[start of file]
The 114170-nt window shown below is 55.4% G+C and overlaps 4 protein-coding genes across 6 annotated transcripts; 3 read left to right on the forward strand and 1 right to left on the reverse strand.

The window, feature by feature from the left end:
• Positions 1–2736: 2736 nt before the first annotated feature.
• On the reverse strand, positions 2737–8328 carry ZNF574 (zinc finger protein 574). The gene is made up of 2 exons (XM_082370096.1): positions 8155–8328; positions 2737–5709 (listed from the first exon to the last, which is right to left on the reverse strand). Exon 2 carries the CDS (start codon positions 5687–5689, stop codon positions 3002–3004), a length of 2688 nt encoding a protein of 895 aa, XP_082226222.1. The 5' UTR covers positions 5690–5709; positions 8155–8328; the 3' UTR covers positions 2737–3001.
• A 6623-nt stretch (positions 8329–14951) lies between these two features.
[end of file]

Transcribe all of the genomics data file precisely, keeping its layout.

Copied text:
The 114170-nt window shown below is 55.4% G+C and overlaps 4 protein-coding genes across 6 annotated transcripts; 3 read left to right on the forward strand and 1 right to left on the reverse strand.

The window, feature by feature from the left end:
• Positions 1–2736: 2736 nt before the first annotated feature.
• On the reverse strand, positions 2737–8328 carry ZNF574 (zinc finger protein 574). The gene is made up of 2 exons (XM_082370096.1): positions 8155–8328; positions 2737–5709 (listed from the first exon to the last, which is right to left on the reverse strand). Exon 2 carries the CDS (start codon positions 5687–5689, stop codon positions 3002–3004), a length of 2688 nt encoding a protein of 895 aa, XP_082226222.1. The 5' UTR covers positions 5690–5709; positions 8155–8328; the 3' UTR covers positions 2737–3001.
• A 6623-nt stretch (positions 8329–14951) lies between these two features.